Hi Penny! Thanks so much for agreeing to be on Rebbie Reviews this month!
Would you like to tell us a bit about your work?
Hi Rebbie, thanks for having me. I still see myself as very new writer so my work tends to be whatever open submissions catch my fancy, or if I’m lucky I might get invited to submit something to a publisher. So the majority of the time my work tends to be dependent on what publishers are looking for. But I would say I am drawn to dark fiction and horror, especially in the short form and the majority of my work tends to sit within that remit. Although I do have a couple of poems published, a novel that is currently doing the rounds of agents and publishers, and a novella that is due out in April.
I believe your Novella Matryoshka Is due out in April? What can you tell us about that?
Matryoshka is about child birth, loss of identity and post-partum psychosis. It’s actually based loosely on a patient of mine from years ago. I’m a trained mental health nurse and one of my patients developed postpartum psychosis, but during the last two weeks of their pregnancy rather than following the birth. It was a terrifying time for both her and her family. For her it felt as if she was living in a nightmare where one by one her family were being replaced by their evil twins. Everyone was part of the conspiracy so she hid her fears until her psychosis was so acute she was no longer able to hide it. For her family and for the medical professionals involved in her care it was terrifying: she was refusing medication and we were unable to treat her without her consent, she was a flight risk but due to her pregnancy full restraint was not safe, and she wouldn’t eat or drink because she was sure we were poisoning her. She actually did manage to escape from the hospital ward she was on and ended up barricading herself in her attic, no one could get up there, and she only just fitted so even if we got up there no one would have been able to safely get her down in restraint. I decided against adding the attic ending to my novella as I thought my readers would have found it far-fetched. In case anyone is worried, she had a healthy baby (though labour did start in the attic, it did not finish there) and following the birth she accepted treatment and when she came back to see us six months later mother, baby and family were all doing well.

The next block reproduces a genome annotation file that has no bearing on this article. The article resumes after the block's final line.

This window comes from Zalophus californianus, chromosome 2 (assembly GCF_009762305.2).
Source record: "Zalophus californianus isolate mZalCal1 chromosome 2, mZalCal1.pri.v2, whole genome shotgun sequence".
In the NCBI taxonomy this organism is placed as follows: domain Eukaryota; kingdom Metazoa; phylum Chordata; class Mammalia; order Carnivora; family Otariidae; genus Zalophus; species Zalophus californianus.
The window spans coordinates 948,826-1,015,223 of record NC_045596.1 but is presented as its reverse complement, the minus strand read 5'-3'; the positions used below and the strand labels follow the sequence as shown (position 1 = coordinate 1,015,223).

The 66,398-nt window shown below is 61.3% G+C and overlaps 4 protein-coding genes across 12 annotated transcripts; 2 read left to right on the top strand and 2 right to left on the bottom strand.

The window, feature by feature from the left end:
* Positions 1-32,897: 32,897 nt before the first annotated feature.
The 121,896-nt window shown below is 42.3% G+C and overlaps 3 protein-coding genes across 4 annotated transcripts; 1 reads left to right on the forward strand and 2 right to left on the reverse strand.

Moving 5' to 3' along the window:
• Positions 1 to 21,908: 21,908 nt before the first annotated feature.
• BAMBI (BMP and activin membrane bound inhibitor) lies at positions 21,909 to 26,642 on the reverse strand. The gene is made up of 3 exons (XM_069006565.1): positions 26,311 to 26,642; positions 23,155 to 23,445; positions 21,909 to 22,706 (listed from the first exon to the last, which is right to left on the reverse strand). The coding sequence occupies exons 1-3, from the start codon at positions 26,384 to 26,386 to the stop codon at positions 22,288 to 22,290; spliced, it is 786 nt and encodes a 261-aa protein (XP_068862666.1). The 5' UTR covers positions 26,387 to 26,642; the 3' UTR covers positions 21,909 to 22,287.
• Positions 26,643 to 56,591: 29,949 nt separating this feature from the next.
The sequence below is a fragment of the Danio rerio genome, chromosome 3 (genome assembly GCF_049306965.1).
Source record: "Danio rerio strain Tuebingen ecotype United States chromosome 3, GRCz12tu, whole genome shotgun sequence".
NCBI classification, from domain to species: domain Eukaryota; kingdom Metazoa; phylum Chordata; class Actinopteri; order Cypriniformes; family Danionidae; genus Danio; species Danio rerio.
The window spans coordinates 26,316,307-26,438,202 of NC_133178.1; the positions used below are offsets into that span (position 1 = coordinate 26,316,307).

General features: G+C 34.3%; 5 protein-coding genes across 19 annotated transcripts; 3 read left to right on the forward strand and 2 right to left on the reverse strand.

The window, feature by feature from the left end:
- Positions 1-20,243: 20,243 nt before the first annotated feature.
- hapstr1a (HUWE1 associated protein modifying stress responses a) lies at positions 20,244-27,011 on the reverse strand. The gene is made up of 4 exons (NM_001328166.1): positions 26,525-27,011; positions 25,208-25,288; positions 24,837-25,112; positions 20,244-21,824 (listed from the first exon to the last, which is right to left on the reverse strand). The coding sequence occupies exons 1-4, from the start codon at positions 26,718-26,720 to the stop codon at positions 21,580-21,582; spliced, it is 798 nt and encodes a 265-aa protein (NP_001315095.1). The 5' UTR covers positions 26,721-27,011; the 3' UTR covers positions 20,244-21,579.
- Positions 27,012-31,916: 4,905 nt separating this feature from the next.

What inspires you to write?
Stephen King talks about “What if?” for me it’s “What if that was me?” I’ve nursed people who’ve been to hell and back and I wonder how they coped. I’ve spoken to families torn apart by abuse. Where siblings have attacked siblings. I’ve nursed the abused and their abusers, I’ve seen the spiral of despair that drive people to horrific acts on others, and then seen those who’ve been abused repeat those behaviours on others. But I’ve also seen the humanity within those same people, the attempts at kindness and selflessness that are done without ulterior motive. And I wonder what started it all, what could have been done to prevent this spiral of hurt and pain. How would I act if I’d been born into their life? I find it impossible to fully describe my fear that their story of horror could have been mine, that it could be anybody’s. I want people to feel for my characters, I try not to have good and bad characters, we all make bad decisions in life, and it usually just luck that those decisions don’t lead down a path of more and more bad decisions. I hope that my writing will make people open to looking at their own perceptions of others and makes them think how would I react if that was me? We are all the hero in our own story, but I expect for most people in at least one person’s story you will be the villain.